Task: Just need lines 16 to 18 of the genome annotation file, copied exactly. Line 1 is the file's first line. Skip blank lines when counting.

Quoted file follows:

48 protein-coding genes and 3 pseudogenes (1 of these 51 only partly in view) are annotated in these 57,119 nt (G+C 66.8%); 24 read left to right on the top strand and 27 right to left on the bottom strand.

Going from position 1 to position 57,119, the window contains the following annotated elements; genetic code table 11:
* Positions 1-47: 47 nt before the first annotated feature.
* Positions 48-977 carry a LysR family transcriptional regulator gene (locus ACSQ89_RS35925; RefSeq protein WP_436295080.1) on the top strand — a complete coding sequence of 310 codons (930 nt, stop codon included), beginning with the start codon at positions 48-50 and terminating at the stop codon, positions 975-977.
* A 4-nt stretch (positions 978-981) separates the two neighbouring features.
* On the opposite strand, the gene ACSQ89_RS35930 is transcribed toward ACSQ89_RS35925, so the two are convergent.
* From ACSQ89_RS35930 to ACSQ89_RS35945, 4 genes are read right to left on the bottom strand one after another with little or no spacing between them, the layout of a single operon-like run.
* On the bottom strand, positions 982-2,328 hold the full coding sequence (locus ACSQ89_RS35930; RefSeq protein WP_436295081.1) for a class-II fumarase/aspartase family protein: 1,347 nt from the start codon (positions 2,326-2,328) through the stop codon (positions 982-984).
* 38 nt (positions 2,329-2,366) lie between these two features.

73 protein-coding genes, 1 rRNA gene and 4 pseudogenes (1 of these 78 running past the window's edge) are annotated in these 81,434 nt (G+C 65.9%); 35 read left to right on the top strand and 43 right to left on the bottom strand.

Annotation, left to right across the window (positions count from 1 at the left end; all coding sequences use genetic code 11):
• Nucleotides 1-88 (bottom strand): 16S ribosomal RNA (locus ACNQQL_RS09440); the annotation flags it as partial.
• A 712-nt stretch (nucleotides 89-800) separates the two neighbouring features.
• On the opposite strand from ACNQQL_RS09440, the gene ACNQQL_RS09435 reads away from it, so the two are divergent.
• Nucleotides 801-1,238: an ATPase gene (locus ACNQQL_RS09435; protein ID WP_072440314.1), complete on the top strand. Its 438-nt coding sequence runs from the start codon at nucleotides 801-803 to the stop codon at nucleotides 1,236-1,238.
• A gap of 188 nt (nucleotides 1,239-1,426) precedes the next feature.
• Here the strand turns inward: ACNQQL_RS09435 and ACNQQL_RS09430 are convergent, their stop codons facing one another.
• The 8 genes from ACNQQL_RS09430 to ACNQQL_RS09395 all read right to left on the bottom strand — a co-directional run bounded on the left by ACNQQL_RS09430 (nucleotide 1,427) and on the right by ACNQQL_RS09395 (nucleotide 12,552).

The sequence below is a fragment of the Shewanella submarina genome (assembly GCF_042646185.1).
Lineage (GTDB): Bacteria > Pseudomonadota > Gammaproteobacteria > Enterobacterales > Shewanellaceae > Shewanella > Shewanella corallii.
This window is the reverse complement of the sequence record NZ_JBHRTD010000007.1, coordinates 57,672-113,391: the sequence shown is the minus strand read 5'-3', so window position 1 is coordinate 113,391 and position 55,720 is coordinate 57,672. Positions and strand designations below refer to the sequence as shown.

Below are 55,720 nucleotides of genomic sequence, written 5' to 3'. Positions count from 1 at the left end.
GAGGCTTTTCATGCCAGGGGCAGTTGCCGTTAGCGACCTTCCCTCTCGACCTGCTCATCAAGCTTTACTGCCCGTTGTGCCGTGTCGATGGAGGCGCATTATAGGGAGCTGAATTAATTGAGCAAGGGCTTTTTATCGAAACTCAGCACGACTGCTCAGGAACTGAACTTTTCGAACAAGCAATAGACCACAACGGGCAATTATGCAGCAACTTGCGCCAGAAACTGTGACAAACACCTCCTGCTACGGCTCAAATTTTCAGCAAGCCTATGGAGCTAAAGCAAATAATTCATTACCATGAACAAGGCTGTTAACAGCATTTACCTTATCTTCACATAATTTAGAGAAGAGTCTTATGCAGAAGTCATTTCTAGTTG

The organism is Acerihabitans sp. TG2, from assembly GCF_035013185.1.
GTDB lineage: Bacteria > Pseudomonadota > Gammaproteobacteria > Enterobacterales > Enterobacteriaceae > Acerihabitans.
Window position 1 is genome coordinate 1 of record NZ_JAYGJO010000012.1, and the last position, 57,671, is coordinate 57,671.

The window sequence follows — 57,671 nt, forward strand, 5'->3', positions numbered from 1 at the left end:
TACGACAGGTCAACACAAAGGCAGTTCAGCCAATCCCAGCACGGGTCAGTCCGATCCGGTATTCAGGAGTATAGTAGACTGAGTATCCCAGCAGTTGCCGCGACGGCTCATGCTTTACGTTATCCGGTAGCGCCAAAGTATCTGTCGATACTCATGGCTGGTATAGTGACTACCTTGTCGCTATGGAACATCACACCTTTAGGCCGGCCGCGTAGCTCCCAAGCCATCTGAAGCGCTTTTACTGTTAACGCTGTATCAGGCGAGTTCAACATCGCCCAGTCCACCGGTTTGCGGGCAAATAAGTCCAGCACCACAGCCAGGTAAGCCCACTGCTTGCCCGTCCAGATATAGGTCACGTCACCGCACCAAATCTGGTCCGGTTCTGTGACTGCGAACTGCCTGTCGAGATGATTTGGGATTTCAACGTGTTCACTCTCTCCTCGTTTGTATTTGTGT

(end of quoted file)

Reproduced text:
• A gap of 188 nt (nucleotides 1,239-1,426) precedes the next feature.
• Here the strand turns inward: ACNQQL_RS09435 and ACNQQL_RS09430 are convergent, their stop codons facing one another.
• The 8 genes from ACNQQL_RS09430 to ACNQQL_RS09395 all read right to left on the bottom strand — a co-directional run bounded on the left by ACNQQL_RS09430 (nucleotide 1,427) and on the right by ACNQQL_RS09395 (nucleotide 12,552).